Then in November, HSBC said additional inquiries were being pursued by the Senate panel and the U.S. Securities and Exchange Commission, according to an SEC filing by HSBC USA Inc. The bank said the investigations focused on money laundering and the proper filing of U.S. taxes by customers. The unit is HSBC’s main U.S. business, offering retail and corporate banking to some 4 million customers. HSBC’s North American operations, which include HSBC Bank USA and a consumer-finance unit, account for about 5 percent of HSBC profits.
Investigations into how the bank allegedly was used to launder money extend to Vienna, W. Va. There, a pain-management doctor named Barton J. Adams was indicted in 2008 by the Justice Department on 169 counts of alleged healthcare fraud, tax evasion, money laundering and witness tampering. Adams allegedly moved hundreds of thousands of dollars in Medicare fraud proceeds between an HSBC Bank USA internet account and other HSBC accounts in Canada, Hong Kong and the Philippines, according to U.S. District Court filings in West Virginia. Dr. Adams has pleaded not guilty.
Stephen Herndon, an attorney for Adams, declined to comment citing the ongoing litigation. A spokesman for the U.S. attorney’s office in West Virginia declined comment.
To be sure, HSBC isn’t the only major bank to face scrutiny from regulators over alleged money laundering. In 2009 and 2010, Barclays PLC, Lloyds Banking Group and Credit Suisse Group agreed to forfeitures totalling $1.2 billion with U.S. regulators that found the banks evaded U.S. law in aiding sanctioned countries. In 2010, Royal Bank of Scotland Group PLC agreed to forfeit $500 million to the U.S. to cover ABN Amro Holding NV’s illegal U.S. dollar transactions tied to Iran, Libya, the Sudan and Cuba. RBS and a bank consortium acquired ABN, a Dutch bank, in 2007.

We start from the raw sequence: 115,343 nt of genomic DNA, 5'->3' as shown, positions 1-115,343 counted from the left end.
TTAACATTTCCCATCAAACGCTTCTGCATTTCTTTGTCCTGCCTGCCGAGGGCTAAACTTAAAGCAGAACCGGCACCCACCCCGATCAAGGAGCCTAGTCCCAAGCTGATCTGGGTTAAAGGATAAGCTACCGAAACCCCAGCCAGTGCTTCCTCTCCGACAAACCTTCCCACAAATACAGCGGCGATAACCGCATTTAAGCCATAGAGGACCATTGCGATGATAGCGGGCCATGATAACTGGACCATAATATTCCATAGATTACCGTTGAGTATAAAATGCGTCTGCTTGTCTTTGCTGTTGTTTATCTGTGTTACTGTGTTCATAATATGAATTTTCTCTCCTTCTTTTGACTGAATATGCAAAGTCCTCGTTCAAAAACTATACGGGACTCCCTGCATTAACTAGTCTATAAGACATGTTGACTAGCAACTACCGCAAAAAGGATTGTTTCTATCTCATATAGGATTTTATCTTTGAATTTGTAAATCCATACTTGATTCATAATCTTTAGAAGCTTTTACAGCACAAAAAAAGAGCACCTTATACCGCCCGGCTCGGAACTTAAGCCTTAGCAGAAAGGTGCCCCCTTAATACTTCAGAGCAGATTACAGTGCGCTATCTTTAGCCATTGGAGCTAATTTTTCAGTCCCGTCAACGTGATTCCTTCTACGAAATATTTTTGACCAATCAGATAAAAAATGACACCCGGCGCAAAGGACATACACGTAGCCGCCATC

Law-enforcement scrutiny is increasingly focused on narcotics proceeds moving between the U.S. and Mexico. In 2010, for example, Wachovia Bank, acquired by Wells Fargo & Co. in 2008, agreed to a $160 million settlement with the Justice Department, which alleged that failure in controls at the bank allowed drug traffickers to launder drug money tied to Mexico.
A 2011 study by the Government Accountability Office said that money from illegal drug sales in the U.S. that flows back to Mexico — often in the form of large currency shipments called “bulk cash smuggling” — totals between $18 billion and $39 billion a year. John Cassara, an expert on money laundering and former Treasury agent, said U.S. authorities struggle to stop the money flowing from the U.S. into Mexico.
HSBC has faced several orders to improve its anti-money laundering policies. In 2003, HSBC Bank USA, under an agreement with the Federal Reserve Bank of New York and New York bank regulators, said a “common goal” with regulators was that the bank would “ensure that the bank fully addresses deficiencies in the bank’s anti-money laundering policies and procedures.”
At the time, the bank agreed to design a program to upgrade internal controls to ensure compliance with Bank Secrecy Act provisions to better monitor “suspicious or unusual activities.”